The emergency room doctor is the "triage" point person, deciding whether ER patients go to an inpatient bed or to the EDTU. With the usual maximum allowed stay of 23 hours at most units, patients have more time to be evaluated. While there can be from 1 to 20 beds, the average observation unit has six monitored beds. Moreover, services are billed on the less costly outpatient basis.
"In most cases, a patient's condition becomes clear, one way or the other, within 12 to 15 hours," says Ross.
Chest pain centers, one of the more visible forms of ER observation units — because "chest pain center" is often posted in large lights or heavily advertised — were begun because when a patient with chest pain comes into any emergency department, the physician on duty knows that there's a good chance he's not seriously ill. (However, 20 to 30 percent have acute myocardial infarction or ischemia.)
The miss rate (failure to diagnose patients with severe MI) is 4 to 5 percent in the traditional emergency department, according to Graff who adds that "morbidity is doubled when the patient's diagnosis is missed."
"With EDTUs, these misses can nearly be eliminated," he adds.
Studies at the Medical College of Virginia Hospital in Richmond, Boston's Brigham and Women's Hospital, Riverside Methodist Hospital in Columbus, Ohio, and New Britain General have demonstrated how observation units can reduce the missed MI rate to less than 0.5 percent, says Graff.
Robert Rydman, Ph.D., associate professor of health policy and administration in the School of Public Health at the University of Illinois at Chicago, has also examined the value of an observation unit. He looked at the quality of care for 104 patients suffering serious chest pain and then compared them to a similar group admitted for inpatient observation. Clinical outcomes were about the same for the two groups, but the observation patients reported more satisfaction.
"The observation patients were happier because they got a quicker diagnosis, and were not taken out of their daily lives," Rydman says. "Moreover, they were very comfortable and saw physicians more often than if they were hospitalized. Inpatients said they saw mostly ancillary personnel. In some teaching hospitals, patients do not even have the undivided attention of their primary physician."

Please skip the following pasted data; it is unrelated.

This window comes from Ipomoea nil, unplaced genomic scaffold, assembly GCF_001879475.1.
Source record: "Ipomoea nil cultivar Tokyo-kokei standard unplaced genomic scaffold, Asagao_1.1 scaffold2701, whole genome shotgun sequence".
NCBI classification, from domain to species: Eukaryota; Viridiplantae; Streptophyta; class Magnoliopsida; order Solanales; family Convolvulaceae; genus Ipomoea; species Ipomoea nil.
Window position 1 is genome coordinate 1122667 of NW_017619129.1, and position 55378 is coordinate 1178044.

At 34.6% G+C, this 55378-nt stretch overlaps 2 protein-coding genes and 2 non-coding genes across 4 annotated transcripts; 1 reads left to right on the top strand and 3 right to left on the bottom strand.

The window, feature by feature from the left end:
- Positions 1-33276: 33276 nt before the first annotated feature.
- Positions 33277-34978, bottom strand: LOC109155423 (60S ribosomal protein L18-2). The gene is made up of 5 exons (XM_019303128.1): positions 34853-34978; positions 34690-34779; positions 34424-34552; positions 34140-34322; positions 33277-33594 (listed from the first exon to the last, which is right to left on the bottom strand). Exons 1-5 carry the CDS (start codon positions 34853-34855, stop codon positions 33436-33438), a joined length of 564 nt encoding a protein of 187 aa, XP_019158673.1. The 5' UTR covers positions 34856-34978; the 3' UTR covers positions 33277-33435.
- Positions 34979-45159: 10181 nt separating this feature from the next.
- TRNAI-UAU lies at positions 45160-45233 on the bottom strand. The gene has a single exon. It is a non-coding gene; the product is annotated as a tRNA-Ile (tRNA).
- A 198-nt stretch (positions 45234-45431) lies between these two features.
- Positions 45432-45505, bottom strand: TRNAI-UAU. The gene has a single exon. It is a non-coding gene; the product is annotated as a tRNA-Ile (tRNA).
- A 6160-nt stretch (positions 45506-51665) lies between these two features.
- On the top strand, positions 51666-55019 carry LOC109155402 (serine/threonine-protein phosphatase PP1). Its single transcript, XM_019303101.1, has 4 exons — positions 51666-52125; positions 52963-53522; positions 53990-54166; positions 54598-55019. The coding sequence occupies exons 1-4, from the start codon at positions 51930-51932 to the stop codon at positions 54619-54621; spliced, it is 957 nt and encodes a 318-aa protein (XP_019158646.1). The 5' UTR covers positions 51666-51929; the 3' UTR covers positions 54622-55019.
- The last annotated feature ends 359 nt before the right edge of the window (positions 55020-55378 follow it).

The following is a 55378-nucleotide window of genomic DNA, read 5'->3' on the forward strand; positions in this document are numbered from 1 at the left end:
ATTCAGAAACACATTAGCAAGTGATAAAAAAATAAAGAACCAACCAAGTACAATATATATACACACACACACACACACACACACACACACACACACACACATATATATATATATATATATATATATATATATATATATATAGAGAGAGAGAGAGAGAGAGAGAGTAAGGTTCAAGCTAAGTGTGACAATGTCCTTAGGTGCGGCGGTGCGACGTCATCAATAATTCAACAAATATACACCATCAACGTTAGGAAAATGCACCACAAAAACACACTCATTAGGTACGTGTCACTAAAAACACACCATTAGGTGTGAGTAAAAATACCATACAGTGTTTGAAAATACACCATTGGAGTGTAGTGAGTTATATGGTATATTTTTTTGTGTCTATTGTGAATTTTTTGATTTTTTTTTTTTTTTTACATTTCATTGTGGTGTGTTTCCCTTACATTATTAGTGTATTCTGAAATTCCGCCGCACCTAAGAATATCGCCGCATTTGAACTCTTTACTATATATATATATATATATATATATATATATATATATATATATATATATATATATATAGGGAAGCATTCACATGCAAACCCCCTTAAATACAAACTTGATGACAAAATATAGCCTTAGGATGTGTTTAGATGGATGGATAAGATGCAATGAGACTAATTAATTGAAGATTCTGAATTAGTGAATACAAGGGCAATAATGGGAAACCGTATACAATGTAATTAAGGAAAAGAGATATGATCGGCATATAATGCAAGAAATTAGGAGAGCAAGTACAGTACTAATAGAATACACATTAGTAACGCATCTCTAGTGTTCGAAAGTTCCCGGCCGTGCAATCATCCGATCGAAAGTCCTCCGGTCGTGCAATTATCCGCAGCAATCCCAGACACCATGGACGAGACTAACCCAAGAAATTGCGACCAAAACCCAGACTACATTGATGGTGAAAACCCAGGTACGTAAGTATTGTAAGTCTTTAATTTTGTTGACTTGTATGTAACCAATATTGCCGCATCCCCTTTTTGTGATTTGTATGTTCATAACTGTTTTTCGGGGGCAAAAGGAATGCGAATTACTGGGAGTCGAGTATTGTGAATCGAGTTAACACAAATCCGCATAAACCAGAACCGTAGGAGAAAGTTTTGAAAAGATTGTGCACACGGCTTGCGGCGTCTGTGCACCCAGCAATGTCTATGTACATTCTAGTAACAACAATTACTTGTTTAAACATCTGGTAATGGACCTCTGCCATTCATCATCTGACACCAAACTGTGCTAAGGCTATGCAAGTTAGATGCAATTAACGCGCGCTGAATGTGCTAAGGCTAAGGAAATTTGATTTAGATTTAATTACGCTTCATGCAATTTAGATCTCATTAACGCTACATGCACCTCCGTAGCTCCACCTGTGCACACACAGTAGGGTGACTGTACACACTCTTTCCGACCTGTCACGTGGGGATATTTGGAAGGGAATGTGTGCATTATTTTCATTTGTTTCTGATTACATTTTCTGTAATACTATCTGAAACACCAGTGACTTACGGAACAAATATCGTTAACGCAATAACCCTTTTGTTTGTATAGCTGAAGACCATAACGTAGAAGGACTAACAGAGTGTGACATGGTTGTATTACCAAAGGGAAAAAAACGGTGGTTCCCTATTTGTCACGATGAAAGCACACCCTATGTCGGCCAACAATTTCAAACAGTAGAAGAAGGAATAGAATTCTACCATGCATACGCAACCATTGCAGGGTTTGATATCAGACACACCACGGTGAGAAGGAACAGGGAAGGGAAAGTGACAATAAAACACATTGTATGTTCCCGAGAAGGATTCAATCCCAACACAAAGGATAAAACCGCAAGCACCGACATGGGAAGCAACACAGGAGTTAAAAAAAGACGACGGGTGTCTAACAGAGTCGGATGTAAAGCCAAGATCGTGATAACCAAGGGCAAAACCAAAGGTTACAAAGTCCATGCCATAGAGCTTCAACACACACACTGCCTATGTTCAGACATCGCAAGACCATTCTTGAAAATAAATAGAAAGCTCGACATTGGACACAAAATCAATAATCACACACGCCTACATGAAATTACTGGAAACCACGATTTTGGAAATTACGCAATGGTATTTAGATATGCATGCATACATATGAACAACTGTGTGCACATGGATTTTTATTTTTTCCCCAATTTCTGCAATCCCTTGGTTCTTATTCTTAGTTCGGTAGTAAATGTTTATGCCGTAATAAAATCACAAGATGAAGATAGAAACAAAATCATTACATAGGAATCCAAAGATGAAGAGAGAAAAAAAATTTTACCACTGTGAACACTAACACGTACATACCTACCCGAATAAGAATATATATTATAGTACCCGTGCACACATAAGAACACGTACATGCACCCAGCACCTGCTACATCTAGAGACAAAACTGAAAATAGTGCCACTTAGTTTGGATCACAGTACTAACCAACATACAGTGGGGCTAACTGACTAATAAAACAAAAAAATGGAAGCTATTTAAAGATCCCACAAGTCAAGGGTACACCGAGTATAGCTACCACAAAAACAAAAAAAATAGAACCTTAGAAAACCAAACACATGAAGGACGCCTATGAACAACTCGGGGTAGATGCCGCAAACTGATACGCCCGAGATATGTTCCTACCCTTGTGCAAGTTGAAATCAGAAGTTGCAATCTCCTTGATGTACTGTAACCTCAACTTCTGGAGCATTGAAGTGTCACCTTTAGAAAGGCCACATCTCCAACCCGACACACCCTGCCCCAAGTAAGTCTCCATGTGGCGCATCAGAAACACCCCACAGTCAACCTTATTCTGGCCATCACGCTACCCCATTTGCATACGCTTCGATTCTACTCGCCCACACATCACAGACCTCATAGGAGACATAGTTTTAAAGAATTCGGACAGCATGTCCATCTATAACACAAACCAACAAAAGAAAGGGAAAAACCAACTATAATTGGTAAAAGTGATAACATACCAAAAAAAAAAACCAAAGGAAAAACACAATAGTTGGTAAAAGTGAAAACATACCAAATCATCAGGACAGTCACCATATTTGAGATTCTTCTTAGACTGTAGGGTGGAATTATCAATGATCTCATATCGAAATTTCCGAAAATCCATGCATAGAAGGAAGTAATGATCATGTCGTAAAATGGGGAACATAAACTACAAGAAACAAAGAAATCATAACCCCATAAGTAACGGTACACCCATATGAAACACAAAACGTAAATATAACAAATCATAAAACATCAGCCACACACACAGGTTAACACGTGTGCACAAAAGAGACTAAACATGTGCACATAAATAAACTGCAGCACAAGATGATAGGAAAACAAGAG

Care of patients with asthma has also been shown to be improved with observation units. With funding from the federal Agency for Healthcare Research and Quality, Michael F. McDermott, M.D,. and colleagues at Chicago's Cook County Hospital and the University of Illinois School of Public Health studied asthma patients coming through the EDTU.
They tested the hypothesis that selected asthma patients could avoid a costly inpatient stay by undergoing an intensive treatment of up to 12 hours in the observation unit. Most patients had clinical outcomes equivalent to the hospitalized subjects.
"The study showed that 60 percent of asthmatic patients now admitted to the hospital could be treated just as effectively in the EDTU at about half the cost," says McDermott, who also heads Cook County's Adult Asthma Clinic.
While networking with other ACEP physicians, Ross found some managed care companies around the nation reluctant to contract with a hospital unless it had a working observation unit.
Observation units can also be supported in hospitals far from big cities.
"A rural hospital with an observation unit is much less likely to transfer a patient to a larger facility miles away," says Sharon Mace, M.D., clinical director of the observation unit at the Cleveland Clinic and an associate professor in the school of emergency medicine at Ohio State University. "The basic tests will be available in the observation unit, and that is a big help to rural families."
Because U.S. medicine is becoming more of an outpatient system, more primary care physicians are running busy offices with only a few hospitalized patients. A nearby observation unit can make life smoother, experts say.
"The wise physician would do well to associate himself with a hospital that has an observation unit," says Graff. "Many practitioners have told me an observation unit makes their own practice easier. It's because the family practitioner is very much an outpatient physician who does not have time to leave his offices and check in on hospitalized patients."
Graff notes that the first mention in medical literature of observation units was a 1959 government report that found about 19 percent of British hospitals then had the units. That report concluded: All emergency departments should have one.
New Britain General has had an observation unit since 1967.
Ross and Graff in their textbook, Emergency Observation Medicine, write: "Like emergency departments, observation units have progressed from being poorly managed areas of the hospital to the cutting edge of acute health care."